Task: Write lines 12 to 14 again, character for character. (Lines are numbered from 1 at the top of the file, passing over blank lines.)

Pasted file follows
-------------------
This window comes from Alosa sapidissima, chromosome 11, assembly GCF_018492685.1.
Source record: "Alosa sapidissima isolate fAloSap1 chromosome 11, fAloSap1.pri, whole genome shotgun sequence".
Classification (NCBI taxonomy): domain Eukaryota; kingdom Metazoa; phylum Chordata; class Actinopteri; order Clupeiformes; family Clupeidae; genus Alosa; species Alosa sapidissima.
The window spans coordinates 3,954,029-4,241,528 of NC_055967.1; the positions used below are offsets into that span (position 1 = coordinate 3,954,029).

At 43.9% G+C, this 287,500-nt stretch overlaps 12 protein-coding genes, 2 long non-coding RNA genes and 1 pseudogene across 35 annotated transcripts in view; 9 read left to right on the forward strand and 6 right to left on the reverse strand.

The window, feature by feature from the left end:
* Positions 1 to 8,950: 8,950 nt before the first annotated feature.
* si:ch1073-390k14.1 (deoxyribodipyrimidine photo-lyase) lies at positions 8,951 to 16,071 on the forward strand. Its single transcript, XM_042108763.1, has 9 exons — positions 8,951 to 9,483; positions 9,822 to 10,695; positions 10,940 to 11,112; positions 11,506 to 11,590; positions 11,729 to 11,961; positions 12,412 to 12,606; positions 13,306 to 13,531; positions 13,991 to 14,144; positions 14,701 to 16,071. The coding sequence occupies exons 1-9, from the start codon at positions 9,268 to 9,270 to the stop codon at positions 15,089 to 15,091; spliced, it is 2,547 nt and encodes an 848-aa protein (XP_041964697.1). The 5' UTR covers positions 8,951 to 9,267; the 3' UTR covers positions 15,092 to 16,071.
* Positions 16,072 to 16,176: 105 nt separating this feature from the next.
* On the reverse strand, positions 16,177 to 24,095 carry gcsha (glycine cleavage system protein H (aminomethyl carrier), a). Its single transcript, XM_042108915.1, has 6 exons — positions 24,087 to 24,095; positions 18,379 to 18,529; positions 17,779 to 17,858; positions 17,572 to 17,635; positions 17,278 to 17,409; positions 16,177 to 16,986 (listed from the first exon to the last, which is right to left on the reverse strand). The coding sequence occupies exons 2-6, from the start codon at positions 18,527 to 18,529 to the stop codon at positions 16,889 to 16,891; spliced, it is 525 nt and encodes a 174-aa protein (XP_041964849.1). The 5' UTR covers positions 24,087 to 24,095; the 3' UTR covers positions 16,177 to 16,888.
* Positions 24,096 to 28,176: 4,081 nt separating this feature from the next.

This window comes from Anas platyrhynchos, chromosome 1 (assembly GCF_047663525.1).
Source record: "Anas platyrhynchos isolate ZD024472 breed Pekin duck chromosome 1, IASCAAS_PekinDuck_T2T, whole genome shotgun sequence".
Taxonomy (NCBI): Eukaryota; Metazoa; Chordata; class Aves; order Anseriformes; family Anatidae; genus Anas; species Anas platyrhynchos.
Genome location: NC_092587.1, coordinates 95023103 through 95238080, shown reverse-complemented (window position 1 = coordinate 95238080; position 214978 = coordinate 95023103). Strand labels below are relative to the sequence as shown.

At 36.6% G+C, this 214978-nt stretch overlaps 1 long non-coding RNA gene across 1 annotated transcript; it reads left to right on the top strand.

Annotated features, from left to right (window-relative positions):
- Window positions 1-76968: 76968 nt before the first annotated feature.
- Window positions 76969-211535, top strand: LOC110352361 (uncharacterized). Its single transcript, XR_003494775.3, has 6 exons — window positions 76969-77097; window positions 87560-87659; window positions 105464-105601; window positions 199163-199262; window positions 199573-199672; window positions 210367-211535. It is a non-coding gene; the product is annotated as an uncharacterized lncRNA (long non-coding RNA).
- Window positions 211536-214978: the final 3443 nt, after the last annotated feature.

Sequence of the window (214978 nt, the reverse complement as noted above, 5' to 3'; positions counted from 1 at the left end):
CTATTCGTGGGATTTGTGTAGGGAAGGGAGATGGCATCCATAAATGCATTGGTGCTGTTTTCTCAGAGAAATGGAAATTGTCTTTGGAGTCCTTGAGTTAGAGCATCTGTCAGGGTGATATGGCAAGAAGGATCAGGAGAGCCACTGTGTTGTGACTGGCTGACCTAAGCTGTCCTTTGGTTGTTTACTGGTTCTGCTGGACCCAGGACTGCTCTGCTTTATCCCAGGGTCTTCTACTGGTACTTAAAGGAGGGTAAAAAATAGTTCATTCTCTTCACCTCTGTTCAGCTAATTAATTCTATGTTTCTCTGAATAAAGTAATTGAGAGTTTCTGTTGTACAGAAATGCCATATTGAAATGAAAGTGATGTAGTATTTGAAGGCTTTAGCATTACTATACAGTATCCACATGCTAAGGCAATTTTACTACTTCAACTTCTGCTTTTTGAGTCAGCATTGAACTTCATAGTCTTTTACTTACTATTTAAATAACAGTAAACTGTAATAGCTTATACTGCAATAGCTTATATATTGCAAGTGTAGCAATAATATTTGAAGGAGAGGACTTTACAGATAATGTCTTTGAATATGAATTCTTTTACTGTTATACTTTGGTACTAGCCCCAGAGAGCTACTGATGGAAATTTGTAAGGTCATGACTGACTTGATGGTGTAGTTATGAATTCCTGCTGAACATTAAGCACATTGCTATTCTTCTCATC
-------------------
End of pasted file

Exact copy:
This window comes from Anas platyrhynchos, chromosome 1 (assembly GCF_047663525.1).
Source record: "Anas platyrhynchos isolate ZD024472 breed Pekin duck chromosome 1, IASCAAS_PekinDuck_T2T, whole genome shotgun sequence".
Taxonomy (NCBI): Eukaryota; Metazoa; Chordata; class Aves; order Anseriformes; family Anatidae; genus Anas; species Anas platyrhynchos.